"This is the scene inside the Paul E. Wilson Project for Innocence and Post-Conviction Remedies. All those files represent the life of a person in a Kansas correctional facility. It is those files that law students will be pouring over to determine if they can make a case to win that person a new trial and another chance at freedom or, at least, a more fair sentence - if it's warranted.
"Oliver Burnette’s reality is a constant reminder for him that even well-intentioned laws and the pursuit of justice can sometimes go extremely wrong.
Burnette, a 1990 graduate of Lee’s Summit High School, is the executive director of the not-for-profit Midwest Innocence Project (MIP). The Kansas City-based organization investigates and litigates cases of those wrongfully convicted of a crime in Missouri, Kansas, Nebraska, Iowa and Arkansas.
"Legislation introduced Tuesday, inspired in part by the exoneration of Floyd Bledsoe last December, would require law enforcement agencies to videotape interrogations of murder defendants in Kansas.
Rep. Ramon Gonzalez, R-Perry, introduced House Bill 2593 to mandate recorded interrogations of suspects arrested in connection with capital murder, first-degree murder and second-degree murder.
Alice Craig, Bledsoe’s attorney with the Paul E. Wilson Project for Innocence at the University of Kansas, supports the recording of interrogations.
"The Kansas House will debate a bill Wednesday to change the way Kansas Supreme Court justices are selected.
HCR 5005 would amend the state’s Constitution so that Kansas Supreme Court justices would be appointed by the governor and confirmed by the Senate, similar to the way judges are selected at the federal level.
If the proposal obtains a two-thirds majority in both the Kansas House and Senate, it would be added to the November ballot statewide.
"Republican Secretary of State Kris Kobach and Democratic Rep. Jim Ward of Wichita offered sharply different accounts this week about how the state's new, restrictive voting laws have affected voter participation in Kansas elections.
Kobach and Ward appeared together before the Kansas Advisory Commission to the U.S. Commission on Civil Rights.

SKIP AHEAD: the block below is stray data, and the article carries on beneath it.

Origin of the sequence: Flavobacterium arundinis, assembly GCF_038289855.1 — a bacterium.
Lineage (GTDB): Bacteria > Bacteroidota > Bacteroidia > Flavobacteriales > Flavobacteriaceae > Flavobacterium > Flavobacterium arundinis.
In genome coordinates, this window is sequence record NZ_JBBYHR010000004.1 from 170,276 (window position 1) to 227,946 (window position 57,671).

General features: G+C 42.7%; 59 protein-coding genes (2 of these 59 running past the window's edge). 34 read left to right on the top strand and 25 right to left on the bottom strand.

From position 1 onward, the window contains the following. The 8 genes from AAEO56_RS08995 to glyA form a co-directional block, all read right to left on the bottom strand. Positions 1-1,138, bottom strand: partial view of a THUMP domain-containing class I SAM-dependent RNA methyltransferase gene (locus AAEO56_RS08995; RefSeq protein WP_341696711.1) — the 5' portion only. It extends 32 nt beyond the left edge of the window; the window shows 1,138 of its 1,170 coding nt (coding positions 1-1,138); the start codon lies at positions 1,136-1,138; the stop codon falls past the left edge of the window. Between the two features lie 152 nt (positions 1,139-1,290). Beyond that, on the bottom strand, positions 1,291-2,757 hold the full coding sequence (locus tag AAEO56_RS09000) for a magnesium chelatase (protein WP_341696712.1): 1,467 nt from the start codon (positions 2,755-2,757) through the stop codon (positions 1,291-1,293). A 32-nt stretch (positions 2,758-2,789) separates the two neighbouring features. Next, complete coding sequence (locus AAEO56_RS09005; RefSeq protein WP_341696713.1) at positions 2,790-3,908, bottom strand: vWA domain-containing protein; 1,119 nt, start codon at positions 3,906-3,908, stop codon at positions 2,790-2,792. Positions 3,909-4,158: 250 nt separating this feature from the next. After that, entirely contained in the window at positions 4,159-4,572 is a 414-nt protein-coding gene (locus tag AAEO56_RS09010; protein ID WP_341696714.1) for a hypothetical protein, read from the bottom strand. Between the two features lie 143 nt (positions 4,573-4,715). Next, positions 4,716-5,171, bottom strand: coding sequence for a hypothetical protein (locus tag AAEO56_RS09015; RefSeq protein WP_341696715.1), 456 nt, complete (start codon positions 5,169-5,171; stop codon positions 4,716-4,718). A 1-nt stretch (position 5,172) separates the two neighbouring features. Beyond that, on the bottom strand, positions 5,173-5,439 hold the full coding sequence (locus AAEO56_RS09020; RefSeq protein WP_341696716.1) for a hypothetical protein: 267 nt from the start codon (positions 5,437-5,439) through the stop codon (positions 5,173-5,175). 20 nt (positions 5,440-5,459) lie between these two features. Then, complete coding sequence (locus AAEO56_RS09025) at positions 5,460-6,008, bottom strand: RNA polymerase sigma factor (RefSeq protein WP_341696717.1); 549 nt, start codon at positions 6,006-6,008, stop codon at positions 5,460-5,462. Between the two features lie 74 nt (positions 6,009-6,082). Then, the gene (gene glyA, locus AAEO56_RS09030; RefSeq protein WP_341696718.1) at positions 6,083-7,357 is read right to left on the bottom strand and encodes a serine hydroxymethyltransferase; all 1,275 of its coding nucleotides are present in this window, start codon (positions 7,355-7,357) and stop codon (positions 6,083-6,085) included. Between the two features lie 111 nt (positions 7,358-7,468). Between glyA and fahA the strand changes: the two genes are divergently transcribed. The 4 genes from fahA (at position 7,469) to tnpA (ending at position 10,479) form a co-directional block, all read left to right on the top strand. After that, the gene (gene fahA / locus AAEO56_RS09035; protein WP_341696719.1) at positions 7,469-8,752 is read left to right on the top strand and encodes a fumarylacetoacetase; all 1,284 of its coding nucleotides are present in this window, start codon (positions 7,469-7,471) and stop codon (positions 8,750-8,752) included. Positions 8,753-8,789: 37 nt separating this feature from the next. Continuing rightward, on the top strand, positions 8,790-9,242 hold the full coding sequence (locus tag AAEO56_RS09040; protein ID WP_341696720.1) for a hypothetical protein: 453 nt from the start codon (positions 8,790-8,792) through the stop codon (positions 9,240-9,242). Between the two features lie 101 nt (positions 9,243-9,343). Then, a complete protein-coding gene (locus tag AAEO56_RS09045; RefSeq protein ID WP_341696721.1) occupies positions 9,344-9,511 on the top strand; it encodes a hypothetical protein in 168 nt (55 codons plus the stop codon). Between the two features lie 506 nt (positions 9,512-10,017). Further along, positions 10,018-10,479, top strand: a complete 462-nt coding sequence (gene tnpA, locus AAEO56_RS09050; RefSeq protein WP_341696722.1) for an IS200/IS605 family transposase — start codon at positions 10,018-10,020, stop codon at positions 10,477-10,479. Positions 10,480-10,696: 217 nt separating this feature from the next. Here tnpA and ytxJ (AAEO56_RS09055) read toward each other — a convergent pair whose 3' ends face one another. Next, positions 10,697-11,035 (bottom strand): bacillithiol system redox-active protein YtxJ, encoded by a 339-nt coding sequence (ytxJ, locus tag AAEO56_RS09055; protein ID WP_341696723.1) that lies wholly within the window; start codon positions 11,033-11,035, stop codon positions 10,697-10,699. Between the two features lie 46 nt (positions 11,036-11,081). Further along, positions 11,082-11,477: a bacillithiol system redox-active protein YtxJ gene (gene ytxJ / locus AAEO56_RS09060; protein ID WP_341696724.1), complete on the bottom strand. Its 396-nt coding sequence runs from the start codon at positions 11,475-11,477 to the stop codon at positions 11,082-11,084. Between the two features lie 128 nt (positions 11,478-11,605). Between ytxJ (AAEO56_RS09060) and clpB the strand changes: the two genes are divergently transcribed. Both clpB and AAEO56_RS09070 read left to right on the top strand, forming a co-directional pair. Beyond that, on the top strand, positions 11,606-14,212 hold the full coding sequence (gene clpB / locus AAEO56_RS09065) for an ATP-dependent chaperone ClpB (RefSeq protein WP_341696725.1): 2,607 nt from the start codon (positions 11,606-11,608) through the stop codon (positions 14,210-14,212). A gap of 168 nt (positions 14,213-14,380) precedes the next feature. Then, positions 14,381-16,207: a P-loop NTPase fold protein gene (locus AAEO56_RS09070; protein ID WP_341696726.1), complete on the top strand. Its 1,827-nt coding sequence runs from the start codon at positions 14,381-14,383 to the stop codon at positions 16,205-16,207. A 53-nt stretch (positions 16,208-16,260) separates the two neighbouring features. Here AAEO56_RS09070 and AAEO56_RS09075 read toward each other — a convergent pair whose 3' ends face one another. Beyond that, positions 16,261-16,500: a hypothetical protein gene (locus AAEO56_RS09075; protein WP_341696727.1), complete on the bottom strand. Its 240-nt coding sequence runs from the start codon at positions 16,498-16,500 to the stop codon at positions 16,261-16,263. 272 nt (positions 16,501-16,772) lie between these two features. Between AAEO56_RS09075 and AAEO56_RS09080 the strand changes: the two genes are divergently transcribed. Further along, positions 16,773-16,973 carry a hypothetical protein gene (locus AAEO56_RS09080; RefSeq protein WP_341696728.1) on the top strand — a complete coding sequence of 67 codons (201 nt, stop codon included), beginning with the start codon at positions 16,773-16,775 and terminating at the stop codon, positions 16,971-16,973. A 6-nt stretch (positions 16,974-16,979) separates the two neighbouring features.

"Hundreds of prisoners serving mandatory life without parole sentences for crimes they committed when they were juveniles may get new sentencing hearings after a Jan. 25 decision by the U.S. Supreme Court.
The court's 2012 decision banning mandatory life without parole sentences for juvenile offenders applies retroactively, Justice Anthony M. Kennedy wrote for the 6-3 majority.
"Child pornography is not like guns or drugs. It can be infinitely copied and distributed. When the government distributes tangible contraband as part of a sting operation, it cannot hope to contain or limit the dissemination of the illegal goods.
If the allegations against the F.B.I. are true regarding its control of the network for approximately two weeks, it actively participated in the revictimization of those depicted in child pornography with no possibility of controlling distribution. Such conduct is immoral and inexcusable."
"Former Kansas Gov. Kathleen Sebelius is a foe in the eyes of anti-abortion advocates in Kansas, and yet it was a Sebelius appointee who issued the Kansas Court of Appeal’s anti-abortion minority opinion Friday.
Richard Levy, a professor of constitutional law at the University of Kansas, said lower court judges have less discretion to pursue personal predilections because they are bound by higher court rulings.
"The Supreme Court Wednesday eased the burden for prosecutors seeking the death penalty, throwing out state court rulings intended to make sure jurors properly considered evidence defense lawyers introduce to argue against a defendant’s execution.
The issue came from Kansas, where a 2001 state supreme court ruling required trial judges to tell jurors that mitigating evidence—that is, aspects about a defendant’s crime or background pointing toward mercy—need not be proven beyond a reasonable doubt.